Well, this is it — tomorrow the last installment of Harry Potter hits the cinemas. Of course, we all know what happens — but it’s still pretty thrilling, all the same (yes, I am an unabashed Potter fan – and I’m off to see the film first thing tomorrow!).
Last week, I marked the première in London with a look at the names of some of the main characters. Today and tomorrow, I’m going to pick out some more of my favorites from J. K.’s Dickens-esque imagination. Today’s are all well-known characters, tomorrow’s will be my favorites from the hundreds characters mentioned just once or twice — not an easy task, given just how many gems there are.
First up is Draco. I love Draco — the name, anyway. Pre-Potter, it would have made my list for consideration as a name for my Small Child — but even I would think twice about it at the moment. It’s still a strong contender for the next cat or dog!
Draco is the Latin for ‘dragon’, the name of a constellation, as well as the Latin form of the genuine Ancient Greek name Drakôn. The 7th Century BCE Athenian statesman Draco the Law Giver is so notorious for the harshness and severity of the laws he introduced, that he gave his name to the English adjective draconian. The ultimate source of the name and drakôn ‘dragon’, ‘serpent’, etc is a Greek verb meaning ‘to see clearly’; serpents and snakes were associated by the Greeks with clarity of vision, knowledge and prophecy. It is no coincidence that the most famous oracle in the Greek world was the Pythia, the famous oracle of Delphi. The name derives directly from Pythô — the source of our ‘python’ — the great pre-Greek she-snake or earth dragon slain by Apollo, who then took over the shrine.
Minerva has to follow — Minerva McGonagall really couldn’t have had any other name. Well-known as the Roman Goddess of wisdom, and counterpart of the Greek Athene, the origins of Minerva are obscure. It is probably simply the Latin form of Menrva, the Etruscan Goddess of wisdom and war, but whether the name is Etruscan or from another source is impossible to say. Too little is known about Etruscan to even establish what — if any — language group it belonged to. It is tempting, however, to link it to the Proto-Indo-European *men-mn- ‘thought’ and ‘mind’. Mina and Minnie are the obvious pet-forms — not that I could ever imagine Professor McGonagall answering to either!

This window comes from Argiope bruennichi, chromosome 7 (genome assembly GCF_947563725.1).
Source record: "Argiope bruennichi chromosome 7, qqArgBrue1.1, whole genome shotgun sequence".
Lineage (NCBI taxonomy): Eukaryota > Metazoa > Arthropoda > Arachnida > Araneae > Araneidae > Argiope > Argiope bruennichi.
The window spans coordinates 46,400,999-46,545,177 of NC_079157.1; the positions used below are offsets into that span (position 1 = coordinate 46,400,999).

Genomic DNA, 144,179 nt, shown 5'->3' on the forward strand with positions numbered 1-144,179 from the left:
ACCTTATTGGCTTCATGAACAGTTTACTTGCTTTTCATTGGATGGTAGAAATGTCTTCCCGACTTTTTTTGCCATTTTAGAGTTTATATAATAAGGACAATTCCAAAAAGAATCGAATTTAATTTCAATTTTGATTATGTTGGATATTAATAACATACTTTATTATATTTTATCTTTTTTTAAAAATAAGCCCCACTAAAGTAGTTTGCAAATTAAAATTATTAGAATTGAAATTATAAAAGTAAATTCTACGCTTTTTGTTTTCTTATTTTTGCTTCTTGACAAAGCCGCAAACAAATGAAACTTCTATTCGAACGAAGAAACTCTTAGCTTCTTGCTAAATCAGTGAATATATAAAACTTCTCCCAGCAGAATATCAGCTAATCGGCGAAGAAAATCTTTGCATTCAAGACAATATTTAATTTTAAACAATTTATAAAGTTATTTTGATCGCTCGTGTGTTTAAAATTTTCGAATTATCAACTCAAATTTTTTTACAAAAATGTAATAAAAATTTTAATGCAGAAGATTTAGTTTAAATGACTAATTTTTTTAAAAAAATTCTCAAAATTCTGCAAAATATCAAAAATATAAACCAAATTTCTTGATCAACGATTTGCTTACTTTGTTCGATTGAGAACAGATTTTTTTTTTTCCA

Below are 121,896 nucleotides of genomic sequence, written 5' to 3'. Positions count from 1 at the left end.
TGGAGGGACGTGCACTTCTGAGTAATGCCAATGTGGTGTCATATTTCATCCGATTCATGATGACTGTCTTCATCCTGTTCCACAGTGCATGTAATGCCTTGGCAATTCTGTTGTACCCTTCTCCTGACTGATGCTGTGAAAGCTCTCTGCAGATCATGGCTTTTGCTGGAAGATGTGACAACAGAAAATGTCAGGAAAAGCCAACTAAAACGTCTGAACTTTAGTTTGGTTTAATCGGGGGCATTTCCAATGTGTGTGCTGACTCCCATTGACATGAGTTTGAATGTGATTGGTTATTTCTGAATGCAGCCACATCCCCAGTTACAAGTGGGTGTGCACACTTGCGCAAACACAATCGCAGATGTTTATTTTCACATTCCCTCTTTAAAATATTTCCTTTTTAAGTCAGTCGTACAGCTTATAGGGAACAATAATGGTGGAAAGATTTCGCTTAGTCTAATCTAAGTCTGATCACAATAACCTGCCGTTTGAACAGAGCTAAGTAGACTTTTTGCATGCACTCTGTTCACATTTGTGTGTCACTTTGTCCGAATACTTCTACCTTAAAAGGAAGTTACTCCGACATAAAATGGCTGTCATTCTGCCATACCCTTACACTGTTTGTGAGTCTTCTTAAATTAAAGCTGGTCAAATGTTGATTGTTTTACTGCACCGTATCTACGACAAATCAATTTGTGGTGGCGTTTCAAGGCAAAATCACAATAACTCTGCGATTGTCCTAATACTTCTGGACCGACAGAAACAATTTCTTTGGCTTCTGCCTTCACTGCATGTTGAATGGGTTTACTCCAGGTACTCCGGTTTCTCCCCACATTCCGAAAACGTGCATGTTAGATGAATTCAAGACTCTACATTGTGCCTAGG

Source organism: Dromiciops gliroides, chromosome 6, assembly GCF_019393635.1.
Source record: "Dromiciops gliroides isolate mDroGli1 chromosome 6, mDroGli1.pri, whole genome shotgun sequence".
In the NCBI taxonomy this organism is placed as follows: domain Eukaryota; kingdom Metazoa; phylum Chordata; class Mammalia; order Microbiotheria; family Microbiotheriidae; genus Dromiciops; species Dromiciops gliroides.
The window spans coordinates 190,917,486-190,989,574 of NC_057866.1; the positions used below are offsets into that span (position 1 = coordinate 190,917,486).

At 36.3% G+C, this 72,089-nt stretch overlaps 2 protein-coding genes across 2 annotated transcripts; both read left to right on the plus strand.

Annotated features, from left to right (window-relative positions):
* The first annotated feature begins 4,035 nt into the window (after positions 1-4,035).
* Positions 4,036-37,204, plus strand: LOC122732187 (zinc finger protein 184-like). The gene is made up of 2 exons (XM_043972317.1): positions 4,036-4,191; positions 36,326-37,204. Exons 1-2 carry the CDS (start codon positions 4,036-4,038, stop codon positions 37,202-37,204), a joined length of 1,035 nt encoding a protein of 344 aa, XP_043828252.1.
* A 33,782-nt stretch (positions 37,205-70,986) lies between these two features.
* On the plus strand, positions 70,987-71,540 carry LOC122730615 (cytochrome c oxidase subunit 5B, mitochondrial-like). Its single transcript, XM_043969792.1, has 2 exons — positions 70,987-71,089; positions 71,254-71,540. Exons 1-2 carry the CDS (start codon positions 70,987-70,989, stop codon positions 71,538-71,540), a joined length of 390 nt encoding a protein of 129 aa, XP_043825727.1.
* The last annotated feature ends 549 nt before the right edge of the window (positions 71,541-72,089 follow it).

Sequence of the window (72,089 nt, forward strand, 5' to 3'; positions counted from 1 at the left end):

Pomona follows naturally from Minerva — another Roman Goddess, this one of fruit and fruit trees. The name comes from the Latin pomum ‘fruit’.
I can never make up my mind whether I like Professor Sprout for the character — or because I just love Miriam Margoyles.
Next is Rubeus, a straight-forward name to explain — Latin: rubeus ‘red’, ‘reddish’ and ‘made of brambles’ (the Latin name for the bramble or blackberry is rubus). The bramble is very much associated with the wild and untamed, their vigorous growth means they’re often one of the first plants to colonize waste ground — quickly. It is a plant of paradoxes; loathed for its relentless spread, vicious thorns and untidy habit, but loved for its fruit. All of this suits Rubeus Hagrid — whom Rowling has herself likened to the Green Man — rather well!
I have to finish with Gilderoy, one of my favourite characters — and names — in the book. Forget Voldemort, Gilderoy is the one I love to hate… couldn’t you just imagine him on Celebrity Big Brother? Or, I’m a Celebrity, Get Me Out of Here? The name is one of Rowling’s best coinages — as good as anything Dickens came up with — oozing vanity and conceit. Believe it or not, Gilderoy is a genuine name, used in the 19th Century, particularly by the Romany — Gilderoy Scamp was King of the Gypsies in the early 20th Century. Dudley & Gilderoy; A Nonsense was a 1929 novel by Algernon Blackwood — and perhaps Rowling’s source of the name (and also of Dudley)? Or possibly she picked it up from the American expression higher than Gilderoy’s kite, which first occurs in Mark Twain, and derived from an old ballad about an 18th Century Highwayman of the name, who was strung up ‘like a kite’ upon his execution:
Of Gilderoy sae fraid they ware They bound him mickle strong, Tull Edenburrow they led him thair, And on a gallows hong; They hong him high abone the rest, He was so trim a boy. They ‘hong him high abone the rest’..
The same Gilderoy featured in Charles Whibley’s Book of Scoundrels (1897).
As for its origin, Gilderoy started out as a surname — though of uncertain origins. Some claim that is Huguenot, but this is an erroneous interpretation based on the seemingly French ending -deroy ‘of the king’. Gild ‘to gild’, however, is of Anglo-Saxon origin. Gilderoy is in reality a corruption of the Irish Gilroy, from the Irish Gaelic Giolla Rua ‘servant of the red-headed lad’. However, where fiction is concerned, its real mean is definitely less important than its apparent — and ‘gilding of the king’ definitely suits Rowling’s Lockhart best!
He is another strong contender for my next pet!